Article

Structure/function studies of human beta-cell glucokinase. Enzymatic properties of a sequence polymorphism, mutations associated with diabetes, and other site-directed mutants.

Howard Hughes Medical Institute, University of Chicago, Illinois 60637.
Journal of Biological Chemistry (Impact Factor: 4.6). 07/1993; 268(20):15200-4.
Source: PubMed

ABSTRACT Glucokinase plays a key role in the regulation of glucose metabolism in insulin-secreting pancreatic beta-cells and in the liver. Recent studies have shown that mutations in this enzyme can lead to the development of a form of non-insulin-dependent diabetes mellitus that is characterized by an autosomal dominant mode of inheritance and onset during childhood. Here, we report the catalytic properties of five additional missense mutations associated with diabetes (Glu70-->Lys, Ser131-->Pro, Ala188-->Thr, Trp257-->Arg and Lys414-->Glu), one polymorphism present in both normal and diabetic subjects (Asp4-->Asn), and three site-directed mutations (Glu177-->Lys, Glu256-->Ala, and Lys414-->Ala). The Trp257-->Arg mutation generated an enzyme that had an activity that was less than 0.5% of that for native human beta-cell glucokinase. By contrast, the Glu70-->Lys, Ser131-->Pro, Ala188-->Thr, and Lys414-->Glu mutations had a Vmax that was 20-100% of normal but a Km for glucose that was 8-14-fold greater than the native enzyme. There was no effect of the Asp4-->Asn polymorphism or the Glu177-->Lys substitution on glucokinase activity. The Lys414-->Ala substitution had no effect on Vmax but increased the Km for glucose 2-fold and the Glu256-->Ala substitution caused a approximately 200-fold decrease in Vmax. These studies have led to the identification of additional residues involved in glucokinase catalysis and substrate binding.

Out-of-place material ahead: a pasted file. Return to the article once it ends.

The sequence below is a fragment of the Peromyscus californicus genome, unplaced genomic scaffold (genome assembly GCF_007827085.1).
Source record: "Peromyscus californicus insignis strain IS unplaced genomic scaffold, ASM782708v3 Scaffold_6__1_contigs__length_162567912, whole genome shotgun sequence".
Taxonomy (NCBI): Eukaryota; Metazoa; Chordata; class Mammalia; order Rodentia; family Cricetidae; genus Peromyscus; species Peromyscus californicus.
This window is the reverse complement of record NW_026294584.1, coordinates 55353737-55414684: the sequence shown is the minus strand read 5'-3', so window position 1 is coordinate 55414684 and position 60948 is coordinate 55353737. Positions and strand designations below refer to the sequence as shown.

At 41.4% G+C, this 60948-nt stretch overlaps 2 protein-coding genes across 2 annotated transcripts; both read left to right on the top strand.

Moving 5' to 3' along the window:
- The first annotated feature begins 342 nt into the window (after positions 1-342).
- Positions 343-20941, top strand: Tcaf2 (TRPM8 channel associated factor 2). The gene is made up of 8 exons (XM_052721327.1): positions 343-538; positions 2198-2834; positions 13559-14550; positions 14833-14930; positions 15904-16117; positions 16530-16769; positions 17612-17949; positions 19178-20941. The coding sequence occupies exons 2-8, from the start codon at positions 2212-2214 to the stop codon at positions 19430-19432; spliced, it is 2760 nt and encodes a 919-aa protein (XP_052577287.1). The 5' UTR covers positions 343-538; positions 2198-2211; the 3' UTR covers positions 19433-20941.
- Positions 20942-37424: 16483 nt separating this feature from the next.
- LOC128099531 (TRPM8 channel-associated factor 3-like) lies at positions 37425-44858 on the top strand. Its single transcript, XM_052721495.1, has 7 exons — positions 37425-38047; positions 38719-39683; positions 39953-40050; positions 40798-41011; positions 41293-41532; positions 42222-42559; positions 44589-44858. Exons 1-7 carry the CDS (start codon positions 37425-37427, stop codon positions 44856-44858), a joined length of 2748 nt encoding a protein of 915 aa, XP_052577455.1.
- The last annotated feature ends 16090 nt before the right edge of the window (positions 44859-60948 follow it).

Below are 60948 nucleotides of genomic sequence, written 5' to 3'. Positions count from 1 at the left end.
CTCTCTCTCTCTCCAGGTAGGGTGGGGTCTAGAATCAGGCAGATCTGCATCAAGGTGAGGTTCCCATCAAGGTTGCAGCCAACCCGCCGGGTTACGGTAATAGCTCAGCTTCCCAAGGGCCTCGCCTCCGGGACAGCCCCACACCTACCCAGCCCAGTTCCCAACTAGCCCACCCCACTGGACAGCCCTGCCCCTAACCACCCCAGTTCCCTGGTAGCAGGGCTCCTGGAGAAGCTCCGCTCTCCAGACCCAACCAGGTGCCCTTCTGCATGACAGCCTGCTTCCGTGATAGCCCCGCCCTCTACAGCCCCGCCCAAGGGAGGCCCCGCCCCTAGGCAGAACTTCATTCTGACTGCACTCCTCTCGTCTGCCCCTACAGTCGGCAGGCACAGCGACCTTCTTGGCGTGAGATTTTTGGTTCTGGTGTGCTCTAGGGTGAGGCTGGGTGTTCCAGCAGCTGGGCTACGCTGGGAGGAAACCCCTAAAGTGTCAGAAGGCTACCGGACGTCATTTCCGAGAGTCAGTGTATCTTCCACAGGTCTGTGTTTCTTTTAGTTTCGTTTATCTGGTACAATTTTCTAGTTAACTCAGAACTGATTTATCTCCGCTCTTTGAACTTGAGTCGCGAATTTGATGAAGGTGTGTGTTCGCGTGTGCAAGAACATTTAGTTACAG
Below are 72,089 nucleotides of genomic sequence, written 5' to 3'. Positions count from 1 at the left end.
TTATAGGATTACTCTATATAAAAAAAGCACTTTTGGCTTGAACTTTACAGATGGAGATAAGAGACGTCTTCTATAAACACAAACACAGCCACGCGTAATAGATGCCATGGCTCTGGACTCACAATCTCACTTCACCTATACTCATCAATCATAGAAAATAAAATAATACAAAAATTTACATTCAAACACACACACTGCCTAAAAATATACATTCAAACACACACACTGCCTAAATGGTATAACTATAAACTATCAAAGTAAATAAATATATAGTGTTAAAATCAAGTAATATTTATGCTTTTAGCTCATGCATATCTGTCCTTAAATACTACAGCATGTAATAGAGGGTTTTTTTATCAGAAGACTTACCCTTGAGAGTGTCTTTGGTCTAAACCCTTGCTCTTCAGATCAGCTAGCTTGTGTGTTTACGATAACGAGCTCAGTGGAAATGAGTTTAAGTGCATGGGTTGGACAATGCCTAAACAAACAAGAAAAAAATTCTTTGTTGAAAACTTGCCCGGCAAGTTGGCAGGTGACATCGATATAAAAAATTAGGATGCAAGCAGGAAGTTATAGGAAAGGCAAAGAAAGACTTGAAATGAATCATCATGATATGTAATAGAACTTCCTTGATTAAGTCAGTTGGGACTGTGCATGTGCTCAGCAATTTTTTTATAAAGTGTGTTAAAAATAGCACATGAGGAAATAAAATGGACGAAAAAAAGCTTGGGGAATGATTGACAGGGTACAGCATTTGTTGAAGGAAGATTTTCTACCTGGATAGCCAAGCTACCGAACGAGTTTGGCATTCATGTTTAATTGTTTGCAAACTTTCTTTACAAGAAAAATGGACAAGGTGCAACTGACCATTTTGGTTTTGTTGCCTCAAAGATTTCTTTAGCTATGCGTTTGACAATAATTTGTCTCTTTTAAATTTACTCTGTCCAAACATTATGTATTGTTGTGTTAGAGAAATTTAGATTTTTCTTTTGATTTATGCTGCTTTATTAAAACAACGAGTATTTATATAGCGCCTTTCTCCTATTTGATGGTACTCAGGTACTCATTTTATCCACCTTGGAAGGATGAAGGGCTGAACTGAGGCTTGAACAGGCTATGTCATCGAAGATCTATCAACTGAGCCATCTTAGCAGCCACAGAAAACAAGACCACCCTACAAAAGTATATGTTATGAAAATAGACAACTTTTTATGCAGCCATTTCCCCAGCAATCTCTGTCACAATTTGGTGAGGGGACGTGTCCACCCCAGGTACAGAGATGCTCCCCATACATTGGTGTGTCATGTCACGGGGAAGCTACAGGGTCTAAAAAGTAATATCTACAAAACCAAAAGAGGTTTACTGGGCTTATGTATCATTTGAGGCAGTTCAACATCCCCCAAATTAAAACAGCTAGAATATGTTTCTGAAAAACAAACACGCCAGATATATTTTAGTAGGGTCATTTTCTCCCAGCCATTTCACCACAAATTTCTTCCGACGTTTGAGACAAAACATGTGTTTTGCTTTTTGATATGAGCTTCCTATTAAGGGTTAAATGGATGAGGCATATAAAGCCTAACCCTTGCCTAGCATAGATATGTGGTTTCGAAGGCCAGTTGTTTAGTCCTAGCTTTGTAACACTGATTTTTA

Download full-text

Full-text

Available from: Philippe Froguel, Jul 03, 2015
0 Followers
 · 
60 Views
  • Source
    [Show abstract] [Hide abstract]
    ABSTRACT: In this study the glucose responsiveness of isolated, overnight-cultured islets of obese LA/N-corpulent (cp/cp) rats was compared with glucose phosphorylating activity to determine whether changes in the function of glucokinase could be identified. Islets from both male and female cp/cp rats showed a left-shifted concentration response to glucose, with EC50 values of 1.5 and 4.6 mM, respectively, compared with 9.2 mM for lean control islets. Islets from cp/cp rats were partially resistant to inhibition by mannoheptulose, a glucokinase inhibitor. Minimum inhibitory concentrations were 10 mM in cp/cp vs. 3 mM in lean rat islets. Glucose phosphorylating potential was markedly increased in islets of male cp/cp, but not female cp/cp, compared with lean rats. The maximal velocity (Vmax) of hexokinase was increased 5-fold, while the Km of glucokinase was significantly decreased, in male cp/cp compared with the lean control islets(3.6 vs. 35.2 mM). The Km for glucokinase was also decreased in female cp/cp rat islets (17.2 mM). The data from male cp/cp rat islets are consistent with the idea that increased glucose phosphorylation capacity can contribute to insulin hypersecretion and an extreme leftward shift in the concentration-response curve. However, other factors must also be considered because female cp/cp rats have moderately increased insulin secretory capacity without marked changes in total glucose phosphorylating capacity.
    Canadian Journal of Physiology and Pharmacology 05/1995; 73(4):501-8. DOI:10.1139/y95-063 · 1.55 Impact Factor